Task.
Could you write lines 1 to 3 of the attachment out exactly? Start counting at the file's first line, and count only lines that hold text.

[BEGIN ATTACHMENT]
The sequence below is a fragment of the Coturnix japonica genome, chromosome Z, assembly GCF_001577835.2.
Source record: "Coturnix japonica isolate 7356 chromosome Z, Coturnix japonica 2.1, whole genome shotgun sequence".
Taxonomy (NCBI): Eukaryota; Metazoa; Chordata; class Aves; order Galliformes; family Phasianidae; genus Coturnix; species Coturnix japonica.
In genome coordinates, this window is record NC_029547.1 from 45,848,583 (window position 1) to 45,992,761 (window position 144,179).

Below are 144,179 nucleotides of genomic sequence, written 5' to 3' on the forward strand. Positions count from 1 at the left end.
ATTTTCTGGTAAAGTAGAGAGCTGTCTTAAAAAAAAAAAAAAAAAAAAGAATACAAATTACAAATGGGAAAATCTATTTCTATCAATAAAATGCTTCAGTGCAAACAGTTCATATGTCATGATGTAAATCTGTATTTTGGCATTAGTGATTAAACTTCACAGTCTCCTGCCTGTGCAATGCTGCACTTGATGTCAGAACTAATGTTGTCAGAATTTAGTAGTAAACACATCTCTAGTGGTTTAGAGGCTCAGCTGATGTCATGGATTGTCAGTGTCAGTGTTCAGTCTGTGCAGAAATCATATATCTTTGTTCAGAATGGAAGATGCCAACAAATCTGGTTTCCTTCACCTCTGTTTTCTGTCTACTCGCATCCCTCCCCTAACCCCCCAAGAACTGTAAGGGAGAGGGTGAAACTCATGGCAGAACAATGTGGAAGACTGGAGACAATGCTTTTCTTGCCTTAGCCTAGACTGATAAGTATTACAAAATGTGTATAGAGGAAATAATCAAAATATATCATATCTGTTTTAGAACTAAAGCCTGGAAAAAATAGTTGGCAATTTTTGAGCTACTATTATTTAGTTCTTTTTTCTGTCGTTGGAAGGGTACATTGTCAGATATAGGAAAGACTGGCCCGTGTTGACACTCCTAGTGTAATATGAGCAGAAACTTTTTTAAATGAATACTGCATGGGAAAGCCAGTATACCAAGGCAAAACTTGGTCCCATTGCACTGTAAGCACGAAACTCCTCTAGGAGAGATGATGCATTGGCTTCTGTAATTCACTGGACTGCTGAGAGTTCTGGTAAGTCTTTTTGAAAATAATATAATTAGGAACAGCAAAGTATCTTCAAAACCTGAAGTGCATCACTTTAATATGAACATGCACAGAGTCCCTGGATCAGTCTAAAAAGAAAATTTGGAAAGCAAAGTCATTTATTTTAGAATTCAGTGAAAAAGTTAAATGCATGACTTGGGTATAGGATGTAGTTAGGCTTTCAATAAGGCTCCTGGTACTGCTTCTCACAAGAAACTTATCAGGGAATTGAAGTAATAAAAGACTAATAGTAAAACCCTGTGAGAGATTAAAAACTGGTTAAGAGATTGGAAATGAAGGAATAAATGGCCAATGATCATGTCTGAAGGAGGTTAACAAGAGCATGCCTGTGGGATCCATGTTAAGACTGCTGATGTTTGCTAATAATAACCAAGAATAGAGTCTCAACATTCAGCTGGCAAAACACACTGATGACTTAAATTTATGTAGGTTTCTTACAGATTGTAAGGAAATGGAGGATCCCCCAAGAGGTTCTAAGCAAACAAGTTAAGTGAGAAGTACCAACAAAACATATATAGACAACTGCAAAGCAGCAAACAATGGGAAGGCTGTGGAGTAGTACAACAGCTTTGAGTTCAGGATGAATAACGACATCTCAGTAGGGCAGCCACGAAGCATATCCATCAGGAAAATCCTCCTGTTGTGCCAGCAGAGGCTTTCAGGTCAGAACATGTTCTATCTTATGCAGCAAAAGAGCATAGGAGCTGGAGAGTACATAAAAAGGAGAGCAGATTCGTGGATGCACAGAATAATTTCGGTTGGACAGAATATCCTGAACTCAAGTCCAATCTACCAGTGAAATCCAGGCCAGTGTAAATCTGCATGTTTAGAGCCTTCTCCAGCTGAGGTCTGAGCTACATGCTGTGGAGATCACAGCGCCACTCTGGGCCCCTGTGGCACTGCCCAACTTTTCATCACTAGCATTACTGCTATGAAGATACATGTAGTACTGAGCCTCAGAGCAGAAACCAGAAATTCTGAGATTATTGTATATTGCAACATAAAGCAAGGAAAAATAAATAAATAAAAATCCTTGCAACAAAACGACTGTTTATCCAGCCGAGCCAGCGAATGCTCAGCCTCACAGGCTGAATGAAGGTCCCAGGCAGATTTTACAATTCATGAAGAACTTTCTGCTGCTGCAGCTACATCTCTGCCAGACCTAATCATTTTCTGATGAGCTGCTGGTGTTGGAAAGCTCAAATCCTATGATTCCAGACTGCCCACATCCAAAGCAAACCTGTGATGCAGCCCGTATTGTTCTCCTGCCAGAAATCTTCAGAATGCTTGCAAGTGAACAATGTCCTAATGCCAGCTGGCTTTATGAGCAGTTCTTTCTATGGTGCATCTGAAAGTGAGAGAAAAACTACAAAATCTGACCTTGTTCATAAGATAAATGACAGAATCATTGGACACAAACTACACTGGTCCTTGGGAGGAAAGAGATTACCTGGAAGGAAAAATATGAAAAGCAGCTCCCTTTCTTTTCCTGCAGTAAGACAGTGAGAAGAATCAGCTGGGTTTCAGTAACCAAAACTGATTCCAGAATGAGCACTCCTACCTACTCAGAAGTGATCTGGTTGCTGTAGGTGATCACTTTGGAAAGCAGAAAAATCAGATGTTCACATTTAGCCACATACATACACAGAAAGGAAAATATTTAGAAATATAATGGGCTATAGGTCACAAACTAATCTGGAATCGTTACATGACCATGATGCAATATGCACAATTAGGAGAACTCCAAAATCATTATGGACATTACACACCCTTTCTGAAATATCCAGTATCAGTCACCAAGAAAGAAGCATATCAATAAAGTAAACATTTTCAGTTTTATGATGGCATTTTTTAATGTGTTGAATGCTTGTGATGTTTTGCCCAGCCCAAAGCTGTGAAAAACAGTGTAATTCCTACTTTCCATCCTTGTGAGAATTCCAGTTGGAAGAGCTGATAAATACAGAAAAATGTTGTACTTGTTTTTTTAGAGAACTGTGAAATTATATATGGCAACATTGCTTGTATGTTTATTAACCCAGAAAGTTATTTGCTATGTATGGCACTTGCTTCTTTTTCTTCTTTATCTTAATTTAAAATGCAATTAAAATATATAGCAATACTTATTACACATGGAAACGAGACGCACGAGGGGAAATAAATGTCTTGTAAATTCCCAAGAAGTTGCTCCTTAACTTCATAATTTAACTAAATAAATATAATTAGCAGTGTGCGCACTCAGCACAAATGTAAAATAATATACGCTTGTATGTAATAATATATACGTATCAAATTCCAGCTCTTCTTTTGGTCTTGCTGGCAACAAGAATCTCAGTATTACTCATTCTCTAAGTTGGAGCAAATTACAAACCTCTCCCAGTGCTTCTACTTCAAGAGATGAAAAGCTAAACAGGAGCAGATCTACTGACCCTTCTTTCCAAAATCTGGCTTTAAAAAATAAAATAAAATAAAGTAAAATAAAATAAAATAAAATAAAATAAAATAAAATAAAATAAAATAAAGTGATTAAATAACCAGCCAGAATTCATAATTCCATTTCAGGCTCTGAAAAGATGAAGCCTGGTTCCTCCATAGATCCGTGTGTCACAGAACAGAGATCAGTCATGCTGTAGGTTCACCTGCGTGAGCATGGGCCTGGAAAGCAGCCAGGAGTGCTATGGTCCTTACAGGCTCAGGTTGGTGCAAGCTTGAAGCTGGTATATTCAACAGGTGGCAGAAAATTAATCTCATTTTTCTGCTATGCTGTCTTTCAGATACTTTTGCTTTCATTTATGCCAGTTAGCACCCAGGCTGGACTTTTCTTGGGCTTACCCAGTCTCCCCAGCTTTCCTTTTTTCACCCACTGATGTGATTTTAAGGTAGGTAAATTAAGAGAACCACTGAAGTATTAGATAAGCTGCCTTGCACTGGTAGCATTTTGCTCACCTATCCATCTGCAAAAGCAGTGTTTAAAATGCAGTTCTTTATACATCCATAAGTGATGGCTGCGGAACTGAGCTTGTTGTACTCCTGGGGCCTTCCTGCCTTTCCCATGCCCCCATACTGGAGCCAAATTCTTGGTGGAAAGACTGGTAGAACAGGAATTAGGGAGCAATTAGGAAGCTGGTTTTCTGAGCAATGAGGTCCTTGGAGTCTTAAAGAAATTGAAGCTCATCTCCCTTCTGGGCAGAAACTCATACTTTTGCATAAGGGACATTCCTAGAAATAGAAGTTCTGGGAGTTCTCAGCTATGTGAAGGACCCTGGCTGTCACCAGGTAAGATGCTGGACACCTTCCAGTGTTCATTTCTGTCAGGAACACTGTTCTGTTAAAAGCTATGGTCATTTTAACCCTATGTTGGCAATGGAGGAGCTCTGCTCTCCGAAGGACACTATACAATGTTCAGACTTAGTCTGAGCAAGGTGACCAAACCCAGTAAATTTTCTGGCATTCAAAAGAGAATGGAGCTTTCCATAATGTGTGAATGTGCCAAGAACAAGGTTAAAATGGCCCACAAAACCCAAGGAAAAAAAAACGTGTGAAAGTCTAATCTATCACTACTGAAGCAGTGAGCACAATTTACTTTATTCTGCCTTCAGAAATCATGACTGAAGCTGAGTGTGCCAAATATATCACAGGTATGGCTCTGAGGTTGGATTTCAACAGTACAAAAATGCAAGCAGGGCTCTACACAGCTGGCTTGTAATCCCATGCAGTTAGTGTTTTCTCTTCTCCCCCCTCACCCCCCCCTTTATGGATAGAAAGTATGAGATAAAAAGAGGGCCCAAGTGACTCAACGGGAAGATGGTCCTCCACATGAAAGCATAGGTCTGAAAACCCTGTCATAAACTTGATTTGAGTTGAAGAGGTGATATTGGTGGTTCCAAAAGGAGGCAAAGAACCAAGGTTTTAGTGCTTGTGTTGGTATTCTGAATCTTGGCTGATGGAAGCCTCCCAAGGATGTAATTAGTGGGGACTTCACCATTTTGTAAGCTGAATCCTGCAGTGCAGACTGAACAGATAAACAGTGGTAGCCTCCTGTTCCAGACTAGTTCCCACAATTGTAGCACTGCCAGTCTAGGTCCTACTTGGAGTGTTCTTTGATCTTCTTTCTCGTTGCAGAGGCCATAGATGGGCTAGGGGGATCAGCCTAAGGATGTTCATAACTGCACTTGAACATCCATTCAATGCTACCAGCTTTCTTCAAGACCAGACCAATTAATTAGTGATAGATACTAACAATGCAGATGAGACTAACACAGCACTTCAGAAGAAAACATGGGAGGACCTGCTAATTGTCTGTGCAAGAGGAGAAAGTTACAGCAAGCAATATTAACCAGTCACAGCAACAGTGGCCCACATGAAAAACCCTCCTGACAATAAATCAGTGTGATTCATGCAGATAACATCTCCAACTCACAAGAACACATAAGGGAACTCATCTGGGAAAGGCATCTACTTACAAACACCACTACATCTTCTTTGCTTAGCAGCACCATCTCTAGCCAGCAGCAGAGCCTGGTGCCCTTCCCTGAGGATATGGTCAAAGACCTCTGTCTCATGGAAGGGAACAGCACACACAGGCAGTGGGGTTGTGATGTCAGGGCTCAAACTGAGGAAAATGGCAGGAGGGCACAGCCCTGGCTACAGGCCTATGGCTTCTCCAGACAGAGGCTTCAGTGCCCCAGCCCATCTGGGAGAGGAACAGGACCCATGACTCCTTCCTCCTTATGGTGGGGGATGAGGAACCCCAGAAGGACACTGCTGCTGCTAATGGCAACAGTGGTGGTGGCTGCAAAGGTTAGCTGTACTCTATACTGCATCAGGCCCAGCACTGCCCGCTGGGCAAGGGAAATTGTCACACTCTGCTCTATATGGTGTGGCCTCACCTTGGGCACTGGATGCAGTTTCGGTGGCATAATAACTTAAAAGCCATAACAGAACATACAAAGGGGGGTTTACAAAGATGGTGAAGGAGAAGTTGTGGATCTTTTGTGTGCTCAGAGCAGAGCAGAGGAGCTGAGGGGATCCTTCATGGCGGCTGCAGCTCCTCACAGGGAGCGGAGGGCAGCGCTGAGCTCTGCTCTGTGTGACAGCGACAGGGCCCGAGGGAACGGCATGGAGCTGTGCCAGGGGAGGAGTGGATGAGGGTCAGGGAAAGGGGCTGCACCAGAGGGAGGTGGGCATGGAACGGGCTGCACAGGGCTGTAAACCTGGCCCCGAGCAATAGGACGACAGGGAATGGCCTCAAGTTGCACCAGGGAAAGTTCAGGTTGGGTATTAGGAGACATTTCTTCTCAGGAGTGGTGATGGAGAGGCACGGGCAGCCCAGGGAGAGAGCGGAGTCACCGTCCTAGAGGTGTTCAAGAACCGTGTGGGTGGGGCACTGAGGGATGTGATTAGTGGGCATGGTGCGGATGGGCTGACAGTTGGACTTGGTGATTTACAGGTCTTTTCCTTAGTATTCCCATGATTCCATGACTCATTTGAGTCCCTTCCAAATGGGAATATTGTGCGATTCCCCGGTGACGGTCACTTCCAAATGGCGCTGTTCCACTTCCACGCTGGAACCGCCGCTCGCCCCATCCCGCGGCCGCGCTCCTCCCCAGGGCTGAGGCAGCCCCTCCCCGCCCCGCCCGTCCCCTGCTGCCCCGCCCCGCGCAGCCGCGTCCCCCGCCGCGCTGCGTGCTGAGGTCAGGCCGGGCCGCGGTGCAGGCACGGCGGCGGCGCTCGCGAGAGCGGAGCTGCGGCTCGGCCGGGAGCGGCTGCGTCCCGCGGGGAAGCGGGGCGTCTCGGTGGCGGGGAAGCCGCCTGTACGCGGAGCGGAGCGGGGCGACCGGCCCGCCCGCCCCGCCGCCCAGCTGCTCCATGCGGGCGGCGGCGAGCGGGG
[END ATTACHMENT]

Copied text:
The sequence below is a fragment of the Coturnix japonica genome, chromosome Z, assembly GCF_001577835.2.
Source record: "Coturnix japonica isolate 7356 chromosome Z, Coturnix japonica 2.1, whole genome shotgun sequence".
Taxonomy (NCBI): Eukaryota; Metazoa; Chordata; class Aves; order Galliformes; family Phasianidae; genus Coturnix; species Coturnix japonica.